the outlook for new cars in 2015 is pretty dismal. They produced just 1,884 new cars in June.
With no dollars the manufacturing sector will be hard pressed to maintain any reasonable level of production.
Ford has announced that they will begin selling cars in US$ starting in July.

Update - April, 2016. There are no new cars. Only 387 were produced in Jan. 2016 and 325 in Feb. 2016.

All the major manufacturers are represented here including Toyota, Honda, Mitshibushi, GM, Ford, Chrysler
and other assorted Korean, Italian, Iranian :-), Chinese :-) and Japanese manufacturers.
Sometimes the models that you get here are not exactly the same as you would find in your home country.

Typical prices as of September 23, 2013 for some Toyotas: Fortuner - Bs.831.000 (± $20,775).
Corolla automatic Bs.507.000 to Bs.593.000 (± US$12,675 to US$14,825).
It would be very unlikely to find one of these cars new.
January, 2015: Toyota has stopped publishing prices

Terios (an all-wheel drive small wagon sold by Toyota but made by Daihatsu, a Toyota Group company) -
Bs. 357.140 (± US$15,528) for a manual transmission model and
Bs. 378.385 (± US$16,451) for an automatic version.
Expect waiting lists of months (years?) to obtain cars.

Terios by Toyota Group / Daihatsu

Gas, by the way, is only US$0.0075 per litre (US$0.029 US gal) (less than 3¢) for 95 octane unleaded.
It's virtually free. For the cost of 1 beer you can fill your tank with 16.7 litres of gas.

The government requires minimal third party insurance which is 
very cheap and covers very little (Renewed ours with 
liability coverage of Bs.52.959 (US$300) for $5.00 annual - Feb. 2015). 

You can also get full coverage including collision damage, etc. which runs 10 to 15% or more of the car's value per year.
Give yourself enough time to shop around for the coverage as it varies greatly in price
and often the deal offered by the dealer may not be the best although it could be.

With regard to bringing cars to Margarita from the USA or Europe - yes, it is possible but not recommended.
There are very strict rules regarding ownership for at least 1 year before importing a used vehicle
and for new vehicles the big problem is available parts.
We had a 1992 Pontiac Grand Am that we bought new that sat parked for almost 2 years of the 10 we owned it
waiting for someone to figure out what was wrong with it and then waiting for parts from the US.
The guy that eventually bought it from us pulled out the original engine and replaced it
with one that was assembled here in Venezuela and had a ready supply of parts.
The bottom line is you are way ahead to just buy a car here.
Update March 2015: You can now import a new car.
Please check with an importer to know all the rules & costs.
You'll still have the same parts problems with an imported car.

Driving on Margarita Island

First off let me say that in the 30 years I have been dealing with tourists, many of whom rented cars while here,
only one has ever been involved in an accident. He insisted that he had "the right of way".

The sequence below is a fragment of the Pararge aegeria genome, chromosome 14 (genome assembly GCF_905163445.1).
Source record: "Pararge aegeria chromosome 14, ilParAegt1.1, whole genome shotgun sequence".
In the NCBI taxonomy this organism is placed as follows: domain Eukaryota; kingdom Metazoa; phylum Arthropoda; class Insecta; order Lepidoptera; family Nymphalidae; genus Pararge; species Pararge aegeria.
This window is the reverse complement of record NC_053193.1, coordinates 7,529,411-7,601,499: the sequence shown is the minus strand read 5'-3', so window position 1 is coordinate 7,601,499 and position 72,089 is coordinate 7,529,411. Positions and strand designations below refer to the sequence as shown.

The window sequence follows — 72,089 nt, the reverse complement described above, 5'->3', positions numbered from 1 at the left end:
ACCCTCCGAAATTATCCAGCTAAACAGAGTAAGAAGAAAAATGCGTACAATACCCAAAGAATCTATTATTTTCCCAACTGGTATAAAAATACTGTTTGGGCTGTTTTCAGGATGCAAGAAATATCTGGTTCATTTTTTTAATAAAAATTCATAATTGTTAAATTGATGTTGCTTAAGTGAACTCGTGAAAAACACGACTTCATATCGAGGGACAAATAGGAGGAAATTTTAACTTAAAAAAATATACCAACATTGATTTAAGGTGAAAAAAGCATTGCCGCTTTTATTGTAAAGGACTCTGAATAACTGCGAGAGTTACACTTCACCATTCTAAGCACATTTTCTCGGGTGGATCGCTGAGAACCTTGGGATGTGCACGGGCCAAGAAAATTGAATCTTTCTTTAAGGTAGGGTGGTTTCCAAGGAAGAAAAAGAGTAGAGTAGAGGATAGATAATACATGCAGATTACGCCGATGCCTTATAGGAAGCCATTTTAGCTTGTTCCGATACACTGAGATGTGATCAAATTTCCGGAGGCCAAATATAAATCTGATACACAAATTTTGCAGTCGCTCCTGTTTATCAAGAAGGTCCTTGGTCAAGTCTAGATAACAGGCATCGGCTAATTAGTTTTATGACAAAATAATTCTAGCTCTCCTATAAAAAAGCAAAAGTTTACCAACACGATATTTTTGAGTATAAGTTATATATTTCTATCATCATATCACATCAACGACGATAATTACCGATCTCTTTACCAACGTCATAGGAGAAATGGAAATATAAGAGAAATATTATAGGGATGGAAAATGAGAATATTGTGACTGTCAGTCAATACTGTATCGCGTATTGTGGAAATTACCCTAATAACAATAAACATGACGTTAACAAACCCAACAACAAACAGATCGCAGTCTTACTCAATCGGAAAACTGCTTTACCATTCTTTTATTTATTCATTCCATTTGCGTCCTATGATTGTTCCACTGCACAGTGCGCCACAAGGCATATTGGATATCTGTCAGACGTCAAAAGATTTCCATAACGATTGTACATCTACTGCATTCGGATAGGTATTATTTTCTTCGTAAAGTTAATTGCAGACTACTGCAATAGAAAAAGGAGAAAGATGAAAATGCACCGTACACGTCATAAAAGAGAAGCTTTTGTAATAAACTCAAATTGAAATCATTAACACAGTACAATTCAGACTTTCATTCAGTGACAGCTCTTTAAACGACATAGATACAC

The most important driving lesson here is that there is no such thing as "right of way" -
that includes stop signs, traffic lights, traffic circles, intersections or what ever.
The rule of the day here is drive defensively and never assume that someone will stop.
The other thing you have to be ready for is unusual actions with no warning.
Many cars have no brake lights or directional signals and the local people have a bad habit
of coming to abrupt stops for no apparent reason on main roads.
As long as you are aware that this might happen it becomes pretty normal.

The roads are generally in bad condition and in recent years there are many more pot holes.
It is relatively safe to drive around the Island if you drive defensively.
The police do nothing to stop drinking drivers so on weekends and late afternoons you have to be
a little more attentive than normal.
Pedestrians are also a hazard as people will step off of curbs into traffic without looking.

For information on rental cars have a look at
Margarita Island rental cars .

If you need some time to find a rental place I can recommend my vacation property
as an affordable & comfortable place to stay for a couple of weeks / months
while you are looking around and getting oriented.
Have a look at Margarita Tropical Villa (Casa Trudel Bed & Breakfast) which offers
rooms with private baths, A/C, DirecTV LA, pool, fridge, microwave and king size beds.
The property is close to Margarita Island's most popular tourist area and beach, Playa El Agua .
You can just send me an e-mail at margarita.island@gmail.com .
 

B&B (posada) / hotel / large house
for sale in Playa El Agua beach!

Living, Working & Retiring In Margarita Island, Venezuela - Page Index
Page One
Climate, Property, Exchange, Business & Working
Page Two
Food Prices, Utilities, Phone, Internet
Page Three
Language, Banking, Help, Security, Political
Page Four
Schools, Hospitals, Doctors, Car Buying, Insurance

 

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Contact: Dan & Kira O'Brien, Playa El Agua, MARGARITA ISLAND, Venezuela,

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Telephone: Please call ONLY between 8 AM & 7 PM Venezuelan Time
We do not give quotes by telephone. Please send an email.
(58) 295-249-0558 / 295-249-0715 or Cel (58) 416-695-3704

NOTA IMPORTANTE: Si requiere información de disponibilidad o precios favor enviarnos un e-mail.
No damos información via telefónica.

This site was created by Dan O'Brien...your comments & suggestions are welcome.